areppim: information, pure and simple
ITU (International Telecommunications Union) estimates that by the end of 2018 there were 8.2 billion mobile subscribers worldwide, corresponding to a global penetration of 95%. This averages 10.7 mobile phones for 10 people, or almost two active devices per living person.
Our new forecast (compare with 2017, 2013, 2012, 2011, and 2008 forecasts) shows ITU's data of actual mobile subscriptions from 1980 through 2018, represented by blue dots, and areppim's forecast till 2025, represented by the S-shaped red line. The model anticipates a global market size of 8.4 billion subscribers by 2025, at 99.3% of saturation (estimated at 8.5 billion), or the equivalent to 104% of inhabitants.
Global mobile subscribers have grown much faster than population. However, as indicated in the table below, growth slows down significantly in the developed countries (3.8%), while it fares faster in the developing countries (13.8%). Until 2008, when it reached its midpoint, subscribers grew at the annual rate of 54.7%, doubling in size every 1.6 years. Thereafter, from 2009 to 2018 the rate slowed down to only 6.47%. As the market matures, approaching saturation, population growth (0.94% annually from 2019 to 2025) overtakes subscribers growth (0.56%), causing the percent of active subscribers to the population to drop from the current 107% to 104% in 2015, to eventually decline to 100% or 101%, or about one subscriber per living person.
The people's need to communicate fed the mobile's boom has it had already driven the success of its fixed-line phone ancestor. The convergence of telephony and Internet bolstered its organic growth, augmenting its basic telephony capability with the myriad of functionalities that we all know. The strides made by the plain 1995 cell phone to become the high-performance, multi-purpose 2018 smart phone, more powerful and more skilled than the traditional personal computer, are awesome. Mobiles can make you a dinner reservation, find a taxi, guide you in the city's maze, exhibit your transportation ticket, pay your purchase, prove your id, find a dog walker or even arrange your dry cleaning. One wonders how could the 20th century person survive without such crucial helpers.
Taking the number of subscribers as a proxy for the number of phone devices provides only an approximation. Joe Smith may have three or four subscriptions for one single cell phone. One for his personal calls, another for professional calls, a third for use in a country where he travels frequently, one more for his home alarm system, etc. Be it as it may, one can take for sure two broad statements. Number one, there is a really huge number of mobile phones out there. Number two, the market approaches saturation, the planet is not large enough to ingurgitate many more devices. This is surely a major concern for mobile constructors and marketers who scratch their heads to try and guess what should they do next lest their business collapse.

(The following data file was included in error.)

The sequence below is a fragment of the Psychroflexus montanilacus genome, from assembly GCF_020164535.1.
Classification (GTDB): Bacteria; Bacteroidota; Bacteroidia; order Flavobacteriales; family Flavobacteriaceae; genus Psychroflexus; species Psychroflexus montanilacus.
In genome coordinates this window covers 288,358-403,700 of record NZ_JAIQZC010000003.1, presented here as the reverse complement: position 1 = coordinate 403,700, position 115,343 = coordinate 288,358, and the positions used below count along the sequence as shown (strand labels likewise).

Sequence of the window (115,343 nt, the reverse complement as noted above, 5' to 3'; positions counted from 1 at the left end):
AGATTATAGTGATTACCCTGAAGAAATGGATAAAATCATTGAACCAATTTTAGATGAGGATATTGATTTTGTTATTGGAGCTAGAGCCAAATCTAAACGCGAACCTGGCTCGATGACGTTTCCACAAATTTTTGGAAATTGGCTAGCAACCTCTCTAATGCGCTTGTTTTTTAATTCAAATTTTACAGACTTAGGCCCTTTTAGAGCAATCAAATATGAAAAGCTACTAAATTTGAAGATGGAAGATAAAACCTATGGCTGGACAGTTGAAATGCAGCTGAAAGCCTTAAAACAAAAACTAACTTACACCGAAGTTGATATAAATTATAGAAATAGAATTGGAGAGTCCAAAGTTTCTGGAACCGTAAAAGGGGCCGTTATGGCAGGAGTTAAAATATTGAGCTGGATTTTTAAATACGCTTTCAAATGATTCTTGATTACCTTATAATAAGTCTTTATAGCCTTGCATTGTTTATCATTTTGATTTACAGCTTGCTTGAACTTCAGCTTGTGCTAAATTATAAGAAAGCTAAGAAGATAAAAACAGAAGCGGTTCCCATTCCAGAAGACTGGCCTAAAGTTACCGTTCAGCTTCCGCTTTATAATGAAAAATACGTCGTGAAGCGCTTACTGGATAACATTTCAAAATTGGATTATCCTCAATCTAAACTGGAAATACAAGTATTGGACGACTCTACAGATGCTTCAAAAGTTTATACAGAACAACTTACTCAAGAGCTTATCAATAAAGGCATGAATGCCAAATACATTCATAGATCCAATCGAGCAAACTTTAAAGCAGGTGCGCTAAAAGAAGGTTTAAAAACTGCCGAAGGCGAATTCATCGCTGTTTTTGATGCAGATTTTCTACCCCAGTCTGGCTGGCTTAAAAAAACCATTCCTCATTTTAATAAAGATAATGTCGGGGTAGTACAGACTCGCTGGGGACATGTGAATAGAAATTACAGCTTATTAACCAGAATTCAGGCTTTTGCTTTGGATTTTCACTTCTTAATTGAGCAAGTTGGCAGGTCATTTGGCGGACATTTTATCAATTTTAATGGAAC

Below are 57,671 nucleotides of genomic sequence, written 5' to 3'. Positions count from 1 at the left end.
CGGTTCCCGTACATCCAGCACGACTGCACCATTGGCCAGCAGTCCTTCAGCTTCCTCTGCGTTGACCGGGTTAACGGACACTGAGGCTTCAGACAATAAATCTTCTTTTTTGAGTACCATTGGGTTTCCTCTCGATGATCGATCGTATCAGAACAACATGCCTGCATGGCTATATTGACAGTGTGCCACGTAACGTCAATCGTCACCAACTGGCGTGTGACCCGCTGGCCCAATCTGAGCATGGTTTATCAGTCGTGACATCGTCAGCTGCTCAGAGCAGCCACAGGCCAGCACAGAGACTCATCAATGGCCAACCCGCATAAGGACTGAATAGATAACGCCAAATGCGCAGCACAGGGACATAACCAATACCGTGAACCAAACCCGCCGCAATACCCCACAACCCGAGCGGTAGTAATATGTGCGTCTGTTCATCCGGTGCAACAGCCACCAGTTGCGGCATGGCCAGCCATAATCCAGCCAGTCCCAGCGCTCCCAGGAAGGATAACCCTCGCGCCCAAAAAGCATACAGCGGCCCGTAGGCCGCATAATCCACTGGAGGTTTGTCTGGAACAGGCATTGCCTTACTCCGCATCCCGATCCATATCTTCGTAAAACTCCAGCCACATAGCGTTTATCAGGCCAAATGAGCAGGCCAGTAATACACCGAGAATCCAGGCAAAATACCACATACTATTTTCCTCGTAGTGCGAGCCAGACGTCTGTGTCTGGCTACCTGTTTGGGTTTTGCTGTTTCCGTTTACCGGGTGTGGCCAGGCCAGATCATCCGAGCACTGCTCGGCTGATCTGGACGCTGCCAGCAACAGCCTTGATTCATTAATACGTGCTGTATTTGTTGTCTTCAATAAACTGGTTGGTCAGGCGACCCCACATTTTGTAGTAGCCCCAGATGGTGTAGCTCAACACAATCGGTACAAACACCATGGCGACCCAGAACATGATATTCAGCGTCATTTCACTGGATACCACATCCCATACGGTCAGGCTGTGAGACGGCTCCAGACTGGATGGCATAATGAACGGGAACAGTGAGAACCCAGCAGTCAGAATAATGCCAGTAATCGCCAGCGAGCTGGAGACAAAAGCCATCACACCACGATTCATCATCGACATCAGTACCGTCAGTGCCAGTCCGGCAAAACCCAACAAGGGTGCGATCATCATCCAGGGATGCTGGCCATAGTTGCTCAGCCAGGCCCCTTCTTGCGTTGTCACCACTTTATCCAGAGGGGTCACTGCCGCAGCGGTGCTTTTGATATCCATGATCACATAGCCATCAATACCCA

Big phone companies are already feeling the crunch. Beginning of January 2019, Apple dramatically lowered its sales revenue projection due to sluggish iPhone demand. The day after, within a few hours, the stock price of Apple plunged by nearly 10 percent. The South Korean Samsung is also struggling to cope with declining sales. Smart phone sales have stopped growing. Users feel less compelled to acquire new models, as they don't find in them any changes worth the expense. This is a bad omen for smart phone manufacturers who could continue to see a slump in sales throughout the years to come.
Forget the manufacturers. Should the deluge of mobile phones be a concern also for the average person, likely a regular subscriber and owner of a mobile device? The answer is a double yes: the great heap of phones matters for everyone, whether or not a mobile user. We gloss over the human issues raised by the authentic mobile phone addiction of many users, fostered by millions of savvy communicators keen on influencing to their and their patrons' benefit the attitudes, preferences, desires, fears, longings, cravings and wants of the crowds.
Whatever the noxious effects of the addiction on the human psyche, the social sequels are especially worrisome. The stealthy spreading of the technology to an increasingly vast field of social interactions is building a relentless information cobweb around each person, sensing, tracking, interpreting and recording each and every step, whether the user is actively using, or just carrying a dozing device. A growing number of instances, from public services to banks, ticket offices, utility companies, health care centers, commercial enterprises, etc. are making the ownership of a mobile subscription a default prerequisite to process their dealings, gradually substituting virtual to hard transactions. In the process, they capture and register all that is to be known about the counterpart. This intrusive prying into one's private affairs, carried out without proper control by the subject, often filed and sold subreptitiously to unauthorized third parties, eventually leads to raping one's privacy, exposing one's innermost self, spying one's most innocent moves, recording one's casual thoughts, in short dissolving one's freedom.